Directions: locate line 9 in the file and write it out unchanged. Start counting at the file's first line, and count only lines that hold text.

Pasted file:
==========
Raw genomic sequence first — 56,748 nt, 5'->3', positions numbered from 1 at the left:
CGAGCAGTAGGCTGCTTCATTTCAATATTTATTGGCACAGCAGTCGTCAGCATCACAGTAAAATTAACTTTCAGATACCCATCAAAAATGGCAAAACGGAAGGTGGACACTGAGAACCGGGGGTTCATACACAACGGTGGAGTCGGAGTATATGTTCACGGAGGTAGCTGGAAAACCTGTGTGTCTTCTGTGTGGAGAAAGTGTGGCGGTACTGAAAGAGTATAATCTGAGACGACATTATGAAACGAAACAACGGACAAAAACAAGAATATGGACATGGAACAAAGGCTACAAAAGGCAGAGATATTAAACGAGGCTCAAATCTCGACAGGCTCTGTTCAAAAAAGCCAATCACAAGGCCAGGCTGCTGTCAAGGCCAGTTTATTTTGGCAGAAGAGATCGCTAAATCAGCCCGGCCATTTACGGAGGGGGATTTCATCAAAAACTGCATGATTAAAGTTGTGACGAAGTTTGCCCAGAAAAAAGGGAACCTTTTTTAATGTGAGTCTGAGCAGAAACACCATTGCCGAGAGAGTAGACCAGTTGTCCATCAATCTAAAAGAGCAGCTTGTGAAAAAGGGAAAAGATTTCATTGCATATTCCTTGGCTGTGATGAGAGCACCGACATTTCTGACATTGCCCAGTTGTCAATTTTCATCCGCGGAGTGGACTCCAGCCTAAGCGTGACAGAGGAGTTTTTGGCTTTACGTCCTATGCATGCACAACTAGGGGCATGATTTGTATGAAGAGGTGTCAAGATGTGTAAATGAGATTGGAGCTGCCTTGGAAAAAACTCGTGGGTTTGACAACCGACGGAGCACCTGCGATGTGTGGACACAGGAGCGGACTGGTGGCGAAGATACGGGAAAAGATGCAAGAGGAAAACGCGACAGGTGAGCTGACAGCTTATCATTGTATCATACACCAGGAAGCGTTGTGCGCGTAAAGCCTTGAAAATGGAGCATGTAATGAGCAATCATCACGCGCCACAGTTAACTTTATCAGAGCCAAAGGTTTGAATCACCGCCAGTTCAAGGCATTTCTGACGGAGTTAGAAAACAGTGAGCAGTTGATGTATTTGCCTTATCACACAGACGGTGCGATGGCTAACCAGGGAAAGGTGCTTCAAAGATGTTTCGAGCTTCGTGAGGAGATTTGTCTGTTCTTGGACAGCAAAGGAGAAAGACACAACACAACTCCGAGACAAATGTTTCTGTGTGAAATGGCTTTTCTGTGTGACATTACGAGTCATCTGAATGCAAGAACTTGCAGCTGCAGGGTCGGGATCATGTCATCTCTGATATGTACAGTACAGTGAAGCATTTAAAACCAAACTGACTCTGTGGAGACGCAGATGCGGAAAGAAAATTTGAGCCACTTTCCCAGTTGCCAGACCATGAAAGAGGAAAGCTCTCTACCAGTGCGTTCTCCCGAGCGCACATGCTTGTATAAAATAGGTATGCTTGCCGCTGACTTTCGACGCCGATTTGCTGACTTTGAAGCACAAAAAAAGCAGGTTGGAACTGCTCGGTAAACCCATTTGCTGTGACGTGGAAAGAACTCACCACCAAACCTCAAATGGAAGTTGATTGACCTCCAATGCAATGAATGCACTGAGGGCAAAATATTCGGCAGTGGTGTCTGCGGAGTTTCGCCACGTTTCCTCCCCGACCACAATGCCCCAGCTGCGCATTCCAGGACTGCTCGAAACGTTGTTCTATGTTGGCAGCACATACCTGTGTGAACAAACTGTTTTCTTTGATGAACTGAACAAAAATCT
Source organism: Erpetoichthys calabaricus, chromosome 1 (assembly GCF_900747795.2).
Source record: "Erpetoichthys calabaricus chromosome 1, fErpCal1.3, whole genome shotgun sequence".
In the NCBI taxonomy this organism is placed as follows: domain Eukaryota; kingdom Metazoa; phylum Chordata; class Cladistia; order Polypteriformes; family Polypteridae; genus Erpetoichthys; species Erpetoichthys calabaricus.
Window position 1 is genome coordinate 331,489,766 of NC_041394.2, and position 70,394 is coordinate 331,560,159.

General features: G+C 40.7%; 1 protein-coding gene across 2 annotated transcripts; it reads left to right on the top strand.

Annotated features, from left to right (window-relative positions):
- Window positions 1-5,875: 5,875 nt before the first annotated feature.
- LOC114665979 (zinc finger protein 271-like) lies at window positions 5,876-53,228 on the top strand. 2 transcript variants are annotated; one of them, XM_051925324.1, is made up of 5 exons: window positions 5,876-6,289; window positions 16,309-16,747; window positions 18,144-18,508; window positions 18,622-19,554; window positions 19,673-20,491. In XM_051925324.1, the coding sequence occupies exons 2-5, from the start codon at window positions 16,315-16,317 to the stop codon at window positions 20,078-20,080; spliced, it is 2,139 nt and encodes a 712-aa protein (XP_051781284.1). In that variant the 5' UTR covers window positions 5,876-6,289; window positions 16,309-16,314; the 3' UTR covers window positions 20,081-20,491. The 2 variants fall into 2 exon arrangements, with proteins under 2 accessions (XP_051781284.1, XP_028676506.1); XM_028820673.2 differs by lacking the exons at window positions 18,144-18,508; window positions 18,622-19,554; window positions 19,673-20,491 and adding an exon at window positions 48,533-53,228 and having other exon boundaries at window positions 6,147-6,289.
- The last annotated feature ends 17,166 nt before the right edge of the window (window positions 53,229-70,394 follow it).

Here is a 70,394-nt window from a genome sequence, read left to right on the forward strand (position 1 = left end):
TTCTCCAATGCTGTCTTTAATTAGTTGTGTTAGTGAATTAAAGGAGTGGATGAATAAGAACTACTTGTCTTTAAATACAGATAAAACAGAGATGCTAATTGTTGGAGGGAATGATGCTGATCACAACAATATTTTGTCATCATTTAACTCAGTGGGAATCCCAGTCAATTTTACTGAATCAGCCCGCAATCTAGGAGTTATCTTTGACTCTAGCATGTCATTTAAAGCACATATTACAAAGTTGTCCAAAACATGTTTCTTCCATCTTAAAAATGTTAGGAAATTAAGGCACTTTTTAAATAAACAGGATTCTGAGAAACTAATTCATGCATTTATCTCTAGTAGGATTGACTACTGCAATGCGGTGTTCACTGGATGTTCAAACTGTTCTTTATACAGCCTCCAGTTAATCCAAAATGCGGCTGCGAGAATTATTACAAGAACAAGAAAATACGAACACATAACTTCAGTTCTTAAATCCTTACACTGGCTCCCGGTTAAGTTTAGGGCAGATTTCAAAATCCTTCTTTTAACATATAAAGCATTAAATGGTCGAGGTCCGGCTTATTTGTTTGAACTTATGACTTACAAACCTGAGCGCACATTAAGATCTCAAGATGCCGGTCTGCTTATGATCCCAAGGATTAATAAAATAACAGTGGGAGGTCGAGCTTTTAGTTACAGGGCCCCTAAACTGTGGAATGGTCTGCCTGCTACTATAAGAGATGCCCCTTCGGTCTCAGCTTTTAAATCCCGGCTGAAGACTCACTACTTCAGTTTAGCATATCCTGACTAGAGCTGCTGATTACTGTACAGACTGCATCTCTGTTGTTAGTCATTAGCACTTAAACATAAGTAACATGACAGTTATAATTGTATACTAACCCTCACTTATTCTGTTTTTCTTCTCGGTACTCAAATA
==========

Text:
- Window positions 1-5,875: 5,875 nt before the first annotated feature.